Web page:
FamilySearch Indexing benefits everyone who is searching for their ancestors – and everyone who works as indexer. Trust me, it does.
According to the American weekly news magazine TIME “genealogy is the second most popular hobby in the U.S. after gardening […] and the second most visited category of websites, after pornography.“
Maybe you ARE one of those people trying to trace back their family… Then very likely you’d love to have some help to find out when and where your ancestors were born, have married or have been buried. Unfortunately most genealogical records don’t come with registers. And here’s where indexing comes into play.
There are several projects that offer genealogical name indexes like Ancestry, GeneaNet and others. But since FamilySearch is the one I’m primarily working with I’ll be using that as example.
It’s not only that you can find information on FamilySearch.org or share your own ances-tree (I know, I know, family tree or pedigree, just couldn’t resist…), you can also contribute as a volunteer.
FamilySearch Indexing is an online crowdsourcing project which was started in 2006. A similar (though offline) project, called “name extraction program”, using index cards and microfilm/-fiche was in place for several decades before that.
My mom did that for a very long time, pouring over (ledger size?) black-and-white photocopies and transcribing the names and dates onto punch cards with a machine-readable handwriting(!) she adapted because of this program. She still has a very square handwriting still even though she didn’t fill out genealogical punch cards for decades 🙂
Thousands upon thousands of volunteer indexers worldwide decipher genealogical records online. They transcribe the records’ contents into a freely searchable online database. That helps genealogists to find their ancestors’ names and locations much quicker than before.
The FamilySearch Indexing data are no “originals”, neither are the name indexes of Ancestry, My Heritage or GeneaNet. Therefore it’s always important to double check your findings with the originals! But if you use FamilySearch as a name register, it offers invaluable information where to find your ancestry. And that’s how I mainly use it.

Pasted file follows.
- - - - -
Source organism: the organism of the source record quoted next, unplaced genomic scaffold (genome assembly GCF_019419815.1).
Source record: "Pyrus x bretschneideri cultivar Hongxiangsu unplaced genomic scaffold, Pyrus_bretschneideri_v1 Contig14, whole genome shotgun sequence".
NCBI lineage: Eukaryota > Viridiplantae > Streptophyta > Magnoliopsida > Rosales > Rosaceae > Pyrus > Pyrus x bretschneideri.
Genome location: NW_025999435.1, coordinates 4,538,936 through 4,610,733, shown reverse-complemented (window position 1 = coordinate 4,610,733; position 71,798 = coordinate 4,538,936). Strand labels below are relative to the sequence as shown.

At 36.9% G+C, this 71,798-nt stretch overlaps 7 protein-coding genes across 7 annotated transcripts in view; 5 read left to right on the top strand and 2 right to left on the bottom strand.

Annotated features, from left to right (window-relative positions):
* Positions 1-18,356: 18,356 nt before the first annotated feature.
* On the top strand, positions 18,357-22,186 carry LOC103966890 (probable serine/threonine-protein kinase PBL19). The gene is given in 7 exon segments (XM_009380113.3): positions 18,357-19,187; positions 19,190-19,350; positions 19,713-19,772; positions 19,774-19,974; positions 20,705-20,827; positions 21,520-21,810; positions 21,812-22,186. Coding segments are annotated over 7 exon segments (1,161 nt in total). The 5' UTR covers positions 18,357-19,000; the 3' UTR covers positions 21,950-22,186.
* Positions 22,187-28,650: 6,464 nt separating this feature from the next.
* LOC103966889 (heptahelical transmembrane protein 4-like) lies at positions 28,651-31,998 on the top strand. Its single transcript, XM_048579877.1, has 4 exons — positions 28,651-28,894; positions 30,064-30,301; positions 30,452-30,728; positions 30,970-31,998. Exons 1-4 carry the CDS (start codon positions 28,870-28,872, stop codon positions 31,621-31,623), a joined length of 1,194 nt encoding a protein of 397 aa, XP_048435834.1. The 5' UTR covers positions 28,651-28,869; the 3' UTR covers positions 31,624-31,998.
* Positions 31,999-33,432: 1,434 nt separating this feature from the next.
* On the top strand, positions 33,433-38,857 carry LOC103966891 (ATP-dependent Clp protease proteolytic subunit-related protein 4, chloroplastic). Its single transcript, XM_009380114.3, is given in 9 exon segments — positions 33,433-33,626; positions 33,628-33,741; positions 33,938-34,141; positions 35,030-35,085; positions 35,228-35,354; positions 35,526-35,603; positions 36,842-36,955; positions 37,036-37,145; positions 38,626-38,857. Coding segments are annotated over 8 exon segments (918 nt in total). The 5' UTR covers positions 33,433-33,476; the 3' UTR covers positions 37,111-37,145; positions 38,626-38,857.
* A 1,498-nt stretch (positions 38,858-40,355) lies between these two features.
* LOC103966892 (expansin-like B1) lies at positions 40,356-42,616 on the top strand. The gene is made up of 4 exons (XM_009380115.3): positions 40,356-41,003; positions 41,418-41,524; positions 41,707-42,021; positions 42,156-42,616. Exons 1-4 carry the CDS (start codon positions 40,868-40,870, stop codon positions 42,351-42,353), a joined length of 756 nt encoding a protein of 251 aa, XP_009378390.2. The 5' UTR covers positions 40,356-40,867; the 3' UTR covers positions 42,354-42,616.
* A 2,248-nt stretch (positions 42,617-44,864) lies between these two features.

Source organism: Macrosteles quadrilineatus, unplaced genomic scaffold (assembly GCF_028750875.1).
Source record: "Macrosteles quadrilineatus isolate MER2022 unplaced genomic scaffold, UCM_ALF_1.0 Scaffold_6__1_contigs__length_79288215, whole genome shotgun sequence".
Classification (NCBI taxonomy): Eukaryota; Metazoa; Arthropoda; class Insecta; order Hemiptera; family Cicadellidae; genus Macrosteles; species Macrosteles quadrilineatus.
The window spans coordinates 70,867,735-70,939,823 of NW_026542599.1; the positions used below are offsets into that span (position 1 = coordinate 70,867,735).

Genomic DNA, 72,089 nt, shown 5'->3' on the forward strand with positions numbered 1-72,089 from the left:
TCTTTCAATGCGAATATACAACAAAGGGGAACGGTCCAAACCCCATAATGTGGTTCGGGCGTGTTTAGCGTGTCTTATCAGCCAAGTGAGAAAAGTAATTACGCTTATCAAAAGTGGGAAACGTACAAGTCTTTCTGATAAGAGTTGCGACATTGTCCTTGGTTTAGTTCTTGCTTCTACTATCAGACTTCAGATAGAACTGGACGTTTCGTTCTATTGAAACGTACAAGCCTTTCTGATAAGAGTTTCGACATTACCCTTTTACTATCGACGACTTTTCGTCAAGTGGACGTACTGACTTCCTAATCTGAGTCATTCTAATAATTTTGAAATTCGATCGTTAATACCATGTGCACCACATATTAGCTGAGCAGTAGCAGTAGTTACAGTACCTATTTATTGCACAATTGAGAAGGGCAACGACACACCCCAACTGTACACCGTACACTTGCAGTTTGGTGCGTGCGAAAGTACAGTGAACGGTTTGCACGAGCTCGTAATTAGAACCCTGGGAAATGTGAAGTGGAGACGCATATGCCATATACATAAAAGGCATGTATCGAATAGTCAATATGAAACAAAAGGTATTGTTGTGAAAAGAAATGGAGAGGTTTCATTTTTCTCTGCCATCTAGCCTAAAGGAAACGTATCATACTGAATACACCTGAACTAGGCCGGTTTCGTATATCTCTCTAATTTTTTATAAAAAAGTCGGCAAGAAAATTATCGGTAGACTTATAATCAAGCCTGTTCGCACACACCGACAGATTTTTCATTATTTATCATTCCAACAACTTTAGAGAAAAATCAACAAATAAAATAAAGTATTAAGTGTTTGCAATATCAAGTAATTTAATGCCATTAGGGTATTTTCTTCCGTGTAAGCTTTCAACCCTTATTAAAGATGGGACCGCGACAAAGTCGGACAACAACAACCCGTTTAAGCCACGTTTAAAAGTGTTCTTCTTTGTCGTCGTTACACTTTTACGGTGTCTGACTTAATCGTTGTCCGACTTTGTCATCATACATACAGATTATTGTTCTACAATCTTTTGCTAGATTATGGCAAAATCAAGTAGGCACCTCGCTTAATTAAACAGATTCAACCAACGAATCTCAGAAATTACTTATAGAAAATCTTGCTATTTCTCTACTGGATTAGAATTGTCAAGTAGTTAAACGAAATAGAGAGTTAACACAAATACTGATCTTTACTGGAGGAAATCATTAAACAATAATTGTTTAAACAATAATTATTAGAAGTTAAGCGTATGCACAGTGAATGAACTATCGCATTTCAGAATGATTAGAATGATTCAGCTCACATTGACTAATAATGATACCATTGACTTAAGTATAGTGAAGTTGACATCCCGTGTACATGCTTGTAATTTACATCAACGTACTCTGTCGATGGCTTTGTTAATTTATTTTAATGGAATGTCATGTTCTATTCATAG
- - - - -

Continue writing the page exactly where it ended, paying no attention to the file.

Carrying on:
FamilySearch Indexing benefits both indexers and genealogists
Ever since FamilySearch has made its data available to genealogical researchers, I benefitted from the work of others.
At some point I decided it’s time for me to repay the help I received. So I joined the crowd of indexers to transcribe genealogical records. And it has been an interesting journey so far. Sometimes it was frustrating, often challenging and usually satisfying.
But most of all it’s an incredibly effective way to get more experience in reading individual handwriting styles. It improved my ability to decipher sometimes illegible scribbles that German priests and officials left behind. Now I know the challenges of transcribing dozens or even hundreds of individual handwritings. Now I know how careless some of the writers were with their work. This made me realize how many more name variations I will have to look for when I search for someone in an index or register.
And it made me realize how easy it is to point out errors if someone else made them. Double-checking whatever you just typed is a must for every researcher. Yes, there are arbitrators checking your Indexing work as well. But if both indexers and the arbitrators do this that means three pairs of eyes instead of just one.
And… I have become more understanding about errors because I know how easy it is to make them in the first place. Doesn’t mean we have to become lenient against sloppy work, but mistakes happen even if someone is everything but lenient.
And it’s a way to say thank you to all the busy transcribers who helped me so many times. Through them I was able to decide which church registers to search through next – and to find something.
Starting a work day with a few minutes of indexing old records seems one good way for me to get my still sleepy brain working in the morning… 😉
What about you? Have you worked as a volunteer before? What sort of work did you do, what kind of experience did you you have? Did you ever inspire others to join you?